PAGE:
ОД "Русская версия": Investigation

How volunteers are spearheading Ukraine's COVID-19 response

Ukraine's volunteers mobilised with the outbreak of war in the Donbas. Now, during a pandemic, they are trying to hold up a collapsing health system — a task some say is more difficult than fighting militants and mortar shells.

Grigoriy Pyrlik
Grigoriy Pyrlik
20 April 2020, 12.01am
"Wear a mask when leaving home," reads this poster released by Kyiv's volunteer headquarters.

They give doctors lifts to hospitals, they buy respirators and ALV ventilators, and they feed the homeless. A new wave of volunteering is sweeping Ukraine. In 2014, at the start of Russian aggression against Ukraine, it was the army and internally displaced people who most needed help; today it is medical staff and those citizens most hard-hit by coronavirus quarantine measures — in short, the poorest layers of society with the least protection. Why, once more, does it seem that the state cannot cope without a helping hand from volunteers?

Waiting for a Telegram

"In the distant past, I was a successful director. In the present, I'm a crazed volunteer who has never slept enough," began Lesya Litvinova when introducing herself to Hromadske Radio, an independent Ukrainian media network. These words are from 2015, when Litvinova was working in Ukraine's capital Kyiv, where she coordinated assistance efforts to displaced people from the Donbas region of eastern Ukraine. She then established her own foundation, Svoyi (Ukrainian: "Ours") to help patients in palliative care. She now receives requests for assistance from hospitals all over Ukraine. In short, after six years, Litvinova is still a volunteer. When comparing her activities back in 2014-15 to today's emergency, Litvinova says that obtaining much needed supplies has been more difficult during the coronavirus pandemic.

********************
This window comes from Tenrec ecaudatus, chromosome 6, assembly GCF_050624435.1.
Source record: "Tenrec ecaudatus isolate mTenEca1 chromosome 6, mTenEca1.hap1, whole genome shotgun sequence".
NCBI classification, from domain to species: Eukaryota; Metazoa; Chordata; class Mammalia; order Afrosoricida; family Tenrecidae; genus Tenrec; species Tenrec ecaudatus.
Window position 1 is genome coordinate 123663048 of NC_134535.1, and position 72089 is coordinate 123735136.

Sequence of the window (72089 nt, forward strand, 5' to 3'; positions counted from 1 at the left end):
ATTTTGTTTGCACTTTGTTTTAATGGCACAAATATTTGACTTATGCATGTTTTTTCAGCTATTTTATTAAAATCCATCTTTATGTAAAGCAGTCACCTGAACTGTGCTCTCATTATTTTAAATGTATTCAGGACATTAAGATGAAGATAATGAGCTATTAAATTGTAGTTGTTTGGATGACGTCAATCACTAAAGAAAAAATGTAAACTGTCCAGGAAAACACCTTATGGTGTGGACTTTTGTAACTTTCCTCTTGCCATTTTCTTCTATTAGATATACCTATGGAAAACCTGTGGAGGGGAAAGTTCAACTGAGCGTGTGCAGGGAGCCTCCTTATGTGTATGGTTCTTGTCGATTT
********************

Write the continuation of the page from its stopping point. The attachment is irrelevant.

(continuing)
"Right now, everybody has problems getting the right equipment: we do, so do likeminded foundations, government agencies, and other countries. There are queues outside the manufacturers. Everywhere offers used equipment of uncertain origin, but that's a complete waste of money. You can buy a mechanical ventilator which was made in Korea 15 years ago, but it'll only work for a couple of days. There's a lack of these things worldwide. I got a call from a girl in Italy, from the Ukrainian diaspora, who had helped us out before. She said: 'we're at capacity here, could you let us use at least one oxygen concentrator, temporarily, from those which we gave you?' And I couldn't, because the borders were closed. And it really torments me. Many people have helped us out over the years, but now we can't help anyone," says Litvinova.